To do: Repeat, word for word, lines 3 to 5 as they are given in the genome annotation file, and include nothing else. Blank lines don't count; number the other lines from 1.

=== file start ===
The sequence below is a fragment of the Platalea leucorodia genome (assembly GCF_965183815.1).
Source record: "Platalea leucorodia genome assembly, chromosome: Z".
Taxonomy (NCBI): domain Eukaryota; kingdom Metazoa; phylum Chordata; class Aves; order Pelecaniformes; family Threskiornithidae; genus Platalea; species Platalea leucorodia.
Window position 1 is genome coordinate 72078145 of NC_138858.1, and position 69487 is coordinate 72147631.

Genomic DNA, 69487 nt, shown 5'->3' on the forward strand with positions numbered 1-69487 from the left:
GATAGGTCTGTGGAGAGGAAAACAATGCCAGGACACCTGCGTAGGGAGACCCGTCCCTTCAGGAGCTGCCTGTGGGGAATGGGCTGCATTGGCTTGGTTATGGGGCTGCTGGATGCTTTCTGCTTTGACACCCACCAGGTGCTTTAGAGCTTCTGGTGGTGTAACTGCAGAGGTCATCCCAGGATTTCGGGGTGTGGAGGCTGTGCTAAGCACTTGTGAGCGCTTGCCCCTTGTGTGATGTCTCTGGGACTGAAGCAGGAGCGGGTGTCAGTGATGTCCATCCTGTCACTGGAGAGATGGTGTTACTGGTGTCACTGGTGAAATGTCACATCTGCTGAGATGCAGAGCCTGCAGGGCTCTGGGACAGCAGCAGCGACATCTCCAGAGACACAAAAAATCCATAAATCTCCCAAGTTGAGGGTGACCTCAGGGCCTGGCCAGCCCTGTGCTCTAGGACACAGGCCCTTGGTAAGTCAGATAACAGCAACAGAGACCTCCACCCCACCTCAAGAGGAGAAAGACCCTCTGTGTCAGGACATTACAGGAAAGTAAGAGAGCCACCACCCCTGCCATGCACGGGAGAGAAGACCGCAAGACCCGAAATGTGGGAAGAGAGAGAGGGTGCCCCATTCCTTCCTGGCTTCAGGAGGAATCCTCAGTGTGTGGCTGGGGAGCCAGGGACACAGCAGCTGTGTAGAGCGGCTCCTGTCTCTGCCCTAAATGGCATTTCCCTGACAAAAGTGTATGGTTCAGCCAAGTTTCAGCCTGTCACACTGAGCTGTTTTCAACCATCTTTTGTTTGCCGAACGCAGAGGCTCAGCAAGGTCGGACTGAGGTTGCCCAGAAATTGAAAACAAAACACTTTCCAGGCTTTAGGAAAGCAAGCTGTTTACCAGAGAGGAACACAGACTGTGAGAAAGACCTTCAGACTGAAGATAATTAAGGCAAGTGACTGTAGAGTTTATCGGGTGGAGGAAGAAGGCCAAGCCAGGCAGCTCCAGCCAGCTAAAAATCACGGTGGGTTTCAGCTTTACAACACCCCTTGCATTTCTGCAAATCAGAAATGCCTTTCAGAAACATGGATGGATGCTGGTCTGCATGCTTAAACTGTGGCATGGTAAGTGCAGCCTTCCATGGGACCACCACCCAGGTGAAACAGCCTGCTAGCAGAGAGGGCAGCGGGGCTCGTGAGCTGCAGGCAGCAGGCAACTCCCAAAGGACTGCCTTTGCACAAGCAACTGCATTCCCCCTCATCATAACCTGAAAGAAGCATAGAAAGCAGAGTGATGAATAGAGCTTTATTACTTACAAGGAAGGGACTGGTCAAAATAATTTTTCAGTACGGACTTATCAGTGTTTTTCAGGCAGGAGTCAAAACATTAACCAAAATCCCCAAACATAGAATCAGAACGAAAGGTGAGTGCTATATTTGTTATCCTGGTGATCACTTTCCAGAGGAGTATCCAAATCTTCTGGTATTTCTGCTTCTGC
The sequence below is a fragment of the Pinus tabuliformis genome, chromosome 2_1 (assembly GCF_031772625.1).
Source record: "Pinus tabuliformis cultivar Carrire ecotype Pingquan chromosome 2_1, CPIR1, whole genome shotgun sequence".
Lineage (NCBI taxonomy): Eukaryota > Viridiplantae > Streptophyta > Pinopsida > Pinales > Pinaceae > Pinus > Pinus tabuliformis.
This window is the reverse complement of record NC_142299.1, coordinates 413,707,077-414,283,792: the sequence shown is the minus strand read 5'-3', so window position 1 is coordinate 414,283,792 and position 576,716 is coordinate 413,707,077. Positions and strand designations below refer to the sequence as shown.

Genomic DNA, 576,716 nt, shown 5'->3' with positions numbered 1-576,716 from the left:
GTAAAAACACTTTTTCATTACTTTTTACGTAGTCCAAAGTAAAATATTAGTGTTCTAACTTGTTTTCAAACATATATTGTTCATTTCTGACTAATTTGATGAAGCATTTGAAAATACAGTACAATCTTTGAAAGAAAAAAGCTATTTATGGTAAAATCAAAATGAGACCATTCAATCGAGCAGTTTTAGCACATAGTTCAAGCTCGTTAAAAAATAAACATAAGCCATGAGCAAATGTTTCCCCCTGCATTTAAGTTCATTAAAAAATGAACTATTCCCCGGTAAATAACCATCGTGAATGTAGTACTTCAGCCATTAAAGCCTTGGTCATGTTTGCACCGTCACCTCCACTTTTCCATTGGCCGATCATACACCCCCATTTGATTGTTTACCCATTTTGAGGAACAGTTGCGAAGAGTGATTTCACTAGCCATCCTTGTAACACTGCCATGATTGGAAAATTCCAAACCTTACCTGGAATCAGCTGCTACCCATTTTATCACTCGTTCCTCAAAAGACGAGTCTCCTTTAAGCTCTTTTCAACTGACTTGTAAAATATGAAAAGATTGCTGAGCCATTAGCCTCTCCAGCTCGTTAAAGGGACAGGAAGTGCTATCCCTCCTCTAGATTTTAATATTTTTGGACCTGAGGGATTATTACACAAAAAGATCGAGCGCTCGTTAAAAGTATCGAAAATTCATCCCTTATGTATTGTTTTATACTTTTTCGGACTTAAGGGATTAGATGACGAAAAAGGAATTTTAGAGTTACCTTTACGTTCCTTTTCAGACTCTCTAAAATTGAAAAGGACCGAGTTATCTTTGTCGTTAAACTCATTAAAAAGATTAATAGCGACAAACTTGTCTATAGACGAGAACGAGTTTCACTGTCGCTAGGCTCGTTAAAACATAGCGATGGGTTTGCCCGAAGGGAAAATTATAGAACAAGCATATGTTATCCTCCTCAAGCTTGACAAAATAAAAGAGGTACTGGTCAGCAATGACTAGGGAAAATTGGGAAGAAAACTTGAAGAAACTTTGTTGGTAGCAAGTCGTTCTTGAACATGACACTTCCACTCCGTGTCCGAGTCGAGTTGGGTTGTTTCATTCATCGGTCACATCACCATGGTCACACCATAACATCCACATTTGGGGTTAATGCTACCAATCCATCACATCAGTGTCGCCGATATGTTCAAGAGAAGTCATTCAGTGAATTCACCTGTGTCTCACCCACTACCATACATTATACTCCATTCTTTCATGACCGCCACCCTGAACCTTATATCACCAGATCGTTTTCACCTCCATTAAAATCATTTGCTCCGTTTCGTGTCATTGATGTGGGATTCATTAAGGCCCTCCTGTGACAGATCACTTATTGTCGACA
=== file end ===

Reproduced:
Taxonomy (NCBI): domain Eukaryota; kingdom Metazoa; phylum Chordata; class Aves; order Pelecaniformes; family Threskiornithidae; genus Platalea; species Platalea leucorodia.
Window position 1 is genome coordinate 72078145 of NC_138858.1, and position 69487 is coordinate 72147631.

Genomic DNA, 69487 nt, shown 5'->3' on the forward strand with positions numbered 1-69487 from the left: